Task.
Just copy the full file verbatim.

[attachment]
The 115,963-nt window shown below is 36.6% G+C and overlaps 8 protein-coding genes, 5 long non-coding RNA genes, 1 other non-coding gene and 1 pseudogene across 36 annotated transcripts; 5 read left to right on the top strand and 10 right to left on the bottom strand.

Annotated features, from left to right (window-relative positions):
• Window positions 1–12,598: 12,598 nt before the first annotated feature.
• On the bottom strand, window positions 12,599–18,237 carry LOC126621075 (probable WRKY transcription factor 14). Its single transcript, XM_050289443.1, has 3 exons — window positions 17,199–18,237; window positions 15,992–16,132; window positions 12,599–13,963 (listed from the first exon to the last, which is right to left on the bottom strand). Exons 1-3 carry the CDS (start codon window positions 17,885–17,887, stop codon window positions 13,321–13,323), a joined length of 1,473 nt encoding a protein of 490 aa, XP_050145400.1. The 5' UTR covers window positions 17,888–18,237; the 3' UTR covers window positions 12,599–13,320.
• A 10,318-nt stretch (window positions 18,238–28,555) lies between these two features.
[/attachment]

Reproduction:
The 115,963-nt window shown below is 36.6% G+C and overlaps 8 protein-coding genes, 5 long non-coding RNA genes, 1 other non-coding gene and 1 pseudogene across 36 annotated transcripts; 5 read left to right on the top strand and 10 right to left on the bottom strand.

Annotated features, from left to right (window-relative positions):
• Window positions 1–12,598: 12,598 nt before the first annotated feature.
• On the bottom strand, window positions 12,599–18,237 carry LOC126621075 (probable WRKY transcription factor 14). Its single transcript, XM_050289443.1, has 3 exons — window positions 17,199–18,237; window positions 15,992–16,132; window positions 12,599–13,963 (listed from the first exon to the last, which is right to left on the bottom strand). Exons 1-3 carry the CDS (start codon window positions 17,885–17,887, stop codon window positions 13,321–13,323), a joined length of 1,473 nt encoding a protein of 490 aa, XP_050145400.1. The 5' UTR covers window positions 17,888–18,237; the 3' UTR covers window positions 12,599–13,320.
• A 10,318-nt stretch (window positions 18,238–28,555) lies between these two features.